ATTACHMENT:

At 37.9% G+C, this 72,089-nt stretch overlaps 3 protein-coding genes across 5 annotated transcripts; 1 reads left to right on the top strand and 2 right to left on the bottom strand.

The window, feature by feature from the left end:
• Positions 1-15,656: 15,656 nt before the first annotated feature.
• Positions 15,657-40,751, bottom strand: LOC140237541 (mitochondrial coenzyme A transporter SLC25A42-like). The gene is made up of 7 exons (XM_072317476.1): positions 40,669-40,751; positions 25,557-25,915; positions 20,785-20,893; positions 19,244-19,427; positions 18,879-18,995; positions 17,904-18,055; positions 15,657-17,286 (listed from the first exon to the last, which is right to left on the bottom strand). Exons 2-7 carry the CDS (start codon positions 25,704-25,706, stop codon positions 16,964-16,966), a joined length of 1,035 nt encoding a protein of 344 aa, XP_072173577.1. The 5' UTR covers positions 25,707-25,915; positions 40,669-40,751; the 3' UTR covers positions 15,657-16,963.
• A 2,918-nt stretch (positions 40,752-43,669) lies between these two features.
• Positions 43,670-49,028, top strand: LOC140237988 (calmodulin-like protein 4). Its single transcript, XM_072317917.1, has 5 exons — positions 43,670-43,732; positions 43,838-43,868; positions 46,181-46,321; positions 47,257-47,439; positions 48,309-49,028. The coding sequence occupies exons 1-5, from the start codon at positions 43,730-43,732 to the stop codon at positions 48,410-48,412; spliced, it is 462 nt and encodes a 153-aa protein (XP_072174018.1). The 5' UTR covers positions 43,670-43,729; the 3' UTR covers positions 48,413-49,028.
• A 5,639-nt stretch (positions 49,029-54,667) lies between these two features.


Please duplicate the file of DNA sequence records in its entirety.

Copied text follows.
At 37.9% G+C, this 72,089-nt stretch overlaps 3 protein-coding genes across 5 annotated transcripts; 1 reads left to right on the top strand and 2 right to left on the bottom strand.

The window, feature by feature from the left end:
• Positions 1-15,656: 15,656 nt before the first annotated feature.
• Positions 15,657-40,751, bottom strand: LOC140237541 (mitochondrial coenzyme A transporter SLC25A42-like). The gene is made up of 7 exons (XM_072317476.1): positions 40,669-40,751; positions 25,557-25,915; positions 20,785-20,893; positions 19,244-19,427; positions 18,879-18,995; positions 17,904-18,055; positions 15,657-17,286 (listed from the first exon to the last, which is right to left on the bottom strand). Exons 2-7 carry the CDS (start codon positions 25,704-25,706, stop codon positions 16,964-16,966), a joined length of 1,035 nt encoding a protein of 344 aa, XP_072173577.1. The 5' UTR covers positions 25,707-25,915; positions 40,669-40,751; the 3' UTR covers positions 15,657-16,963.
• A 2,918-nt stretch (positions 40,752-43,669) lies between these two features.
• Positions 43,670-49,028, top strand: LOC140237988 (calmodulin-like protein 4). Its single transcript, XM_072317917.1, has 5 exons — positions 43,670-43,732; positions 43,838-43,868; positions 46,181-46,321; positions 47,257-47,439; positions 48,309-49,028. The coding sequence occupies exons 1-5, from the start codon at positions 43,730-43,732 to the stop codon at positions 48,410-48,412; spliced, it is 462 nt and encodes a 153-aa protein (XP_072174018.1). The 5' UTR covers positions 43,670-43,729; the 3' UTR covers positions 48,413-49,028.
• A 5,639-nt stretch (positions 49,029-54,667) lies between these two features.